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Sean Ellis, one of the most renowned growth hackers, believes that for companies “agility is no longer a way to get ahead, it’s a necessity for survival”. He successfully helped lots of great startups like Dropbox and Eventbrite get traction and his idea is that using growth hacking, a model to rapidly expand your business using specific tricks and techniques, is a matter of life and death. You have to grow fast to succeed. Right. But how fast will you grow and to what extent?

Figuring out where your startup is heading and how long it will take you to reach your destination is essential to move forward efficiently. Otherwise by trying to accelerate without a clear roadmap, you might just waste a lot of time and energy until you find yourself in a dead-end. So much with survival…

Map the road

In 1961, E. Rogers introduced the theory of diffusion and adoptionmentioning that, from innovators to laggards including early adopters and an early & late majority, the technology adoption cycle goes through different types of customers until they are adopted by a majority. View graph below:

This highlights that on the road of your startup’s expansion you have to cater different types of customers and thereby adapt to their expectations and needs. So, as you move towards the highway to growth, be prepared to identify these customers and shift accordingly. This will be your map.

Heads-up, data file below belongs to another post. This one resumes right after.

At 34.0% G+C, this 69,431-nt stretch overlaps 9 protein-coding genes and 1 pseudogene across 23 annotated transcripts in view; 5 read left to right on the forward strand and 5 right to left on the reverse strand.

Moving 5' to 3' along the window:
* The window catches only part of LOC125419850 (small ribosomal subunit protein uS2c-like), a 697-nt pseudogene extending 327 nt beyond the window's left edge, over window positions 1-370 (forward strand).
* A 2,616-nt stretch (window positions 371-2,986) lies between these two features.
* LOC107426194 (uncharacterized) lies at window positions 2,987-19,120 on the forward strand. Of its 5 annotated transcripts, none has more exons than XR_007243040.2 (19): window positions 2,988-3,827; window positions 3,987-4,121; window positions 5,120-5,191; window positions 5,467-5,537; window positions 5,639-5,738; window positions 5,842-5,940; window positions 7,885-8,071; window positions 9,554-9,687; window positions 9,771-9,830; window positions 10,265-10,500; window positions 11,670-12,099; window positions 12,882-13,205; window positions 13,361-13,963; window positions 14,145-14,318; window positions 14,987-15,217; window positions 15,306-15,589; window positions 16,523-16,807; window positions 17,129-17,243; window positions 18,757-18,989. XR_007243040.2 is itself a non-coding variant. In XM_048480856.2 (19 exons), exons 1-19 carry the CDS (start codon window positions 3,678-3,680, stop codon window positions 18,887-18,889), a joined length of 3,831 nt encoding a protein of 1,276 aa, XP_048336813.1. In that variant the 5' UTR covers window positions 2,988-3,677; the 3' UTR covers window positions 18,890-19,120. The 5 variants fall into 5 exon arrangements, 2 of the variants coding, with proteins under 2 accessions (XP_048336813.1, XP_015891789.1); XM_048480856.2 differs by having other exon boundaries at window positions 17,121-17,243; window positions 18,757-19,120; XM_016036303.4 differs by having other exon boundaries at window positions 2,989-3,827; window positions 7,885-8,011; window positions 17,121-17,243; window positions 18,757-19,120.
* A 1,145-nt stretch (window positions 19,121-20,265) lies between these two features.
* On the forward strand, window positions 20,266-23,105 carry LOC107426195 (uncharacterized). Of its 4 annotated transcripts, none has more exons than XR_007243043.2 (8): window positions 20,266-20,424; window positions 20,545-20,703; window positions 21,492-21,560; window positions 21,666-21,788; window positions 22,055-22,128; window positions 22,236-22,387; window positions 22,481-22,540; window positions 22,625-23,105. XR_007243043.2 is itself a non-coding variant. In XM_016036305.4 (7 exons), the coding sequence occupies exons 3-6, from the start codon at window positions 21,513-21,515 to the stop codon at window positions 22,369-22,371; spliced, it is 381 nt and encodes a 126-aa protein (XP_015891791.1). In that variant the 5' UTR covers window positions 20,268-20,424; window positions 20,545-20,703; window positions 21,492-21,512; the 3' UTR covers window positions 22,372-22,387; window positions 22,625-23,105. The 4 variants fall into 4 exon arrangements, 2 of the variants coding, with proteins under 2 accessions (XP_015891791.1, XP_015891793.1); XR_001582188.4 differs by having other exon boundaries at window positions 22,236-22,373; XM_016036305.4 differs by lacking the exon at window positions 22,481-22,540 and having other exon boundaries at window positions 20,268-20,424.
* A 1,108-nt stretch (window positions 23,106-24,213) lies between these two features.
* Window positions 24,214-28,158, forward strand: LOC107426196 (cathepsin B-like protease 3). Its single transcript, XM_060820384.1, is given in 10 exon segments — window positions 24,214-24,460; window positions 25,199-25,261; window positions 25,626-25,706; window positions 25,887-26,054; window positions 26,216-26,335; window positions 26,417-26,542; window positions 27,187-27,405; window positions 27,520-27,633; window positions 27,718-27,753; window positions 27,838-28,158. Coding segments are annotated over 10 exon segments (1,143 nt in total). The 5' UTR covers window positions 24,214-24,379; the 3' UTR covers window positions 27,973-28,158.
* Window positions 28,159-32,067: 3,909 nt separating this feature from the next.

Understand your speed

The pace at which your startup will grow can be assessed through the innovation diffusion rate. In other words, how long it takes for an innovation to be used by the majority of customers in its defined market. And this is what I believe growth hacking is trying to crack.

30 years after Rogers, G. Moore added what he calls “the chasm” - see graph -which is basically the step from which a niche product starts being used by a majority, also called take-off. This happens if the following 5 intrinsic attributes of innovation are aligned:

Relative Advantage: How much better is aproduct or service from what the alternative was before. Ex: email vs post.

Visibility: People adopt a product or service when they can see others adopt it. Ex: I can see others using a car but the email is not very visible.

Trialability: How much cost, time and effort is needed to try a product or service. Ex: trying a car is more difficult than trying to email.

Simplicity: When you see someone using a product or service, how obvious is it for others to understand how it works? The simpler to understand the faster it will take off.

Compatibility: If you adopt a product or service what do you have to change in your life in order for it to work. Ex: for the car, I need a license, a parking space, I need to fuel it, an insurance…

So whether you’re already on the startup journey or just getting started, I’d highly suggest you to try the honest exercise of assessing your project based on these 5 parameters. It will give you a good idea of the obstacles hindering your startup to go all the way to full adoption and on which parameters you should work on to ensure the quickest adoption.

It’s time to grow

It took the email and internet 10 years to take off and 100 for the car. Also, bear in mind that some startups will reach mass market, others won’t. Knowing your roadmap as well as your attributes for a quick adoption is the best way to start. Only then will Growth Hacking help you grow rapidly, and efficiently.

And if you're looking to get started with growing and generating leads, check out this extensive Email Lead Generation guide.

May you grow your startup successfully.


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